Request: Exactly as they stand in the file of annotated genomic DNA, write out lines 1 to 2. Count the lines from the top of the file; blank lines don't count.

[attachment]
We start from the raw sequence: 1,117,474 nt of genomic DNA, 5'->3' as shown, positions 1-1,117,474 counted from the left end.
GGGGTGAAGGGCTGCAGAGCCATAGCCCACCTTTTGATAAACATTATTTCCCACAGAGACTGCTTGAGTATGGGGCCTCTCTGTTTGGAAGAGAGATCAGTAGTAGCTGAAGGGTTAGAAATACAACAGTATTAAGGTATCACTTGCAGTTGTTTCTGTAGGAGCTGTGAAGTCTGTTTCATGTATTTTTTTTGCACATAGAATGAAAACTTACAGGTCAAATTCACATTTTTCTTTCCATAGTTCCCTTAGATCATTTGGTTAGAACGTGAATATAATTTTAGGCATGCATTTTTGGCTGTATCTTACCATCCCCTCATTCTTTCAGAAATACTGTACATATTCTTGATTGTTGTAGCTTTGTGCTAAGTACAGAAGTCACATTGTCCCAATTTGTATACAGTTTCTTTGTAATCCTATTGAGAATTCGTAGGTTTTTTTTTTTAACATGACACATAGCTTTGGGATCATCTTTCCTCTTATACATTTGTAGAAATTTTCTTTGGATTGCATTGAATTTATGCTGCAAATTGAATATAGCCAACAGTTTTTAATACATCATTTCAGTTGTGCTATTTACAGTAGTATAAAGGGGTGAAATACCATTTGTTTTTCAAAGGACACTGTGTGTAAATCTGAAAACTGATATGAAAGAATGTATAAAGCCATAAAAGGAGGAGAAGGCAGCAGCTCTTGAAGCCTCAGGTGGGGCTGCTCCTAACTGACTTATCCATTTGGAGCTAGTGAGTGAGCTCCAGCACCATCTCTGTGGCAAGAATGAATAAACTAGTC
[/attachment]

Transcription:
We start from the raw sequence: 1,117,474 nt of genomic DNA, 5'->3' as shown, positions 1-1,117,474 counted from the left end.
GGGGTGAAGGGCTGCAGAGCCATAGCCCACCTTTTGATAAACATTATTTCCCACAGAGACTGCTTGAGTATGGGGCCTCTCTGTTTGGAAGAGAGATCAGTAGTAGCTGAAGGGTTAGAAATACAACAGTATTAAGGTATCACTTGCAGTTGTTTCTGTAGGAGCTGTGAAGTCTGTTTCATGTATTTTTTTTGCACATAGAATGAAAACTTACAGGTCAAATTCACATTTTTCTTTCCATAGTTCCCTTAGATCATTTGGTTAGAACGTGAATATAATTTTAGGCATGCATTTTTGGCTGTATCTTACCATCCCCTCATTCTTTCAGAAATACTGTACATATTCTTGATTGTTGTAGCTTTGTGCTAAGTACAGAAGTCACATTGTCCCAATTTGTATACAGTTTCTTTGTAATCCTATTGAGAATTCGTAGGTTTTTTTTTTTAACATGACACATAGCTTTGGGATCATCTTTCCTCTTATACATTTGTAGAAATTTTCTTTGGATTGCATTGAATTTATGCTGCAAATTGAATATAGCCAACAGTTTTTAATACATCATTTCAGTTGTGCTATTTACAGTAGTATAAAGGGGTGAAATACCATTTGTTTTTCAAAGGACACTGTGTGTAAATCTGAAAACTGATATGAAAGAATGTATAAAGCCATAAAAGGAGGAGAAGGCAGCAGCTCTTGAAGCCTCAGGTGGGGCTGCTCCTAACTGACTTATCCATTTGGAGCTAGTGAGTGAGCTCCAGCACCATCTCTGTGGCAAGAATGAATAAACTAGTC